Tags: Abbey Lavery, Alana Haines Australasian Awards, Alfie Shacklock, Ballet Competition, Brooke Wong, Cameron Holmes, Don Quixote, Giselle, Harrison Lee, Honey Black, Hyo Shimizu, Jasmine Healey, Jenna Civin, Juliette Gray, Katie Haines, Kayla van den Bogert, La Sylphide, Le Corsaire, Leslie Hughes, Lisa Pavane, Macy Cook, Macy Trethewey, Madeleine Glassey, Meg Newton, Monet Galea-Hewitt, Nae Kojima, Noah Benzie-Drayton, Rylie Wilkinson, Saul Newport, Sleeping Beauty, Sonia Woods, Sotique Macuga, St James, Stella Byers, Stephane Leonard, Terence Etheridge
The AHAAs is the largest ballet competition in Australasia, and can justly claim to be the premier competition in Australasia – this year the finalists get preferential entry into the 2018 Youth America Grand Prix, in recognition that the two competitions clashed.
This year’s competition was bigger than before: there were more than 550 entrants; the competition started one day earlier than before too.
The Theatre was packed to witness the finalists (22) put themselves out there one last time. There were moments of thunderous applause – particularly for Nae Kojima and Cameron Holmes.
The night started with ‘set’ solos: Seniors followed by Juniors with their ‘set’ solos. Then the Seniors came back on with their ‘own choice’ contrasting solos. Then their there were performances by past winners – an audience favourite was Harrison Lee.
The finalists, and their solos, were:
- Juniors (11 – 13):
- Sonia Woods, Peasant Pas 2nd Solo – Giselle;
- Jasmine Healey, Peasant Pas 2nd Solo – Giselle;
- Brooke Wong, Peasant Pas 2nd Solo – Giselle;
- Jenna Civin, Cupid – Don Quixote;
- Macy Trethewey, Cupid – Don Quixote;
- Rylie Wilkinson, Kirov Peasant Pas – Giselle;
- Sotique Macuga, Peasant Pas 2nd Solo – Giselle;
- Alfie Shacklock, Peasant Pas 2nd Solo – Giselle;
- Madeleine Glassey, Peasant Pas 2nd Solo – Giselle;
- Juliette Gray, Flower Festival; and
- Honey Black, Peasant Pas 2nd Solo – Giselle.
- Seniors, 13 – 15:
- Meg Newton, Odalisque 2nd Solo – Le Corsaire;
- Stella Byers, Lilac Fairy – Sleeping Beauty;
- Macy Cook, Kitri’s Wedding – Don Quixote;
- Hyo Shimizu, Basil – Don Quixote;
- Noah Benzie-Drayton, James Act 1 – La Sylphides;
- Monet Galea-Hewitt, Giselle; and
- Kayla van den Bogert, Odile – Swan Lake.
- Senors, 16 – 21:
- Abbey Lavery, Lilac Fairy – Sleeping Beauty;
- Nae Kojima, Gamzatti – La Bayadere;
- Saul Newport, Siegfried – Swan Lake; and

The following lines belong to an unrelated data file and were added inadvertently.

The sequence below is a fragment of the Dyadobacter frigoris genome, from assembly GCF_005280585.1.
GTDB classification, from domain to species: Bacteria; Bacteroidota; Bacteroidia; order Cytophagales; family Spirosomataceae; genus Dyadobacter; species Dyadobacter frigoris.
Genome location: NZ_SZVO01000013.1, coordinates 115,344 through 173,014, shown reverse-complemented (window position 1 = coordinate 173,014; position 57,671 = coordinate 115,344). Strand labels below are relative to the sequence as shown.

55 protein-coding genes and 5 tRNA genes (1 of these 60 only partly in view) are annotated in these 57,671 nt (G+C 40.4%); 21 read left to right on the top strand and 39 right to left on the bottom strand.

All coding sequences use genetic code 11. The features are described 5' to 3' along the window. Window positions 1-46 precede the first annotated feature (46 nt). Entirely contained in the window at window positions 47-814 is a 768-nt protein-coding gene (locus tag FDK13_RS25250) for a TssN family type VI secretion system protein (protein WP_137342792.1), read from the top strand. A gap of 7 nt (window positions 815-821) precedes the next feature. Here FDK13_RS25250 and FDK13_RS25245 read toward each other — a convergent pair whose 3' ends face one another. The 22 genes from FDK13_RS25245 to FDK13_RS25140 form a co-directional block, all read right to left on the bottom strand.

- Cameron Holmes, Corsaire Variation 2 – La Corsaire.
- Abbey Lavery, Lilac Fairy – Sleeping Beauty;
It was nice to see Monet Galea-Hewitt back from 2015.
This year’s adjudicators were:
- Lisa Pavane, Director of the Australian Ballet School, former Principal Ballerina of the English National Ballet;
- Stephane Leonard, Director Aspirant Program of the Royal Winnipeg Ballet School, former Soloist Royal Winnipeg Ballet;
- Leslie Hughes, Tutor at the Hamburg Ballet School, former soloist Hamburg Ballet Germany; and
- Terence Etheridge, Choreographer Duchy Ballet Cornwall UK, former artistic Director Hong Kong Ballet, former soloist Festival Ballet (English National Ballet).
With 550 entrants, the panel must have put in a heroic effort. They were still on their feet and handing out scholarships and awards on the final night. Lisa Pavane, the head of panel, gave a wonderfully appropriate address to the contestants and audience: she praised all of the contestants for their hard work and dedication; emphasised the need for good technique (in the upper back and head); called for a round of applause for the parents; and thanked Katie Haines and the volunteers. She was also open about ballet not being for everyone – as its technical demands and work load were more suited to those born with the necessary per-requistes.
Congratulations to the winners:
- Alfie Shacklock
- Macy Cook
- Nae Kojima
Nae Kojima received a huge round of applause for her Gamzatti solo; her technique and elevation were breathtaking. Cameron Holmes, the runner up to Kojima, received two huge rounds of applause for his Corsiare solo and his contrasting solo; he was strong and athletic, yet technically well controlled.
Macy Cook’s first place was well received; she is the first Wellington based winner in the competition’s 29 year history.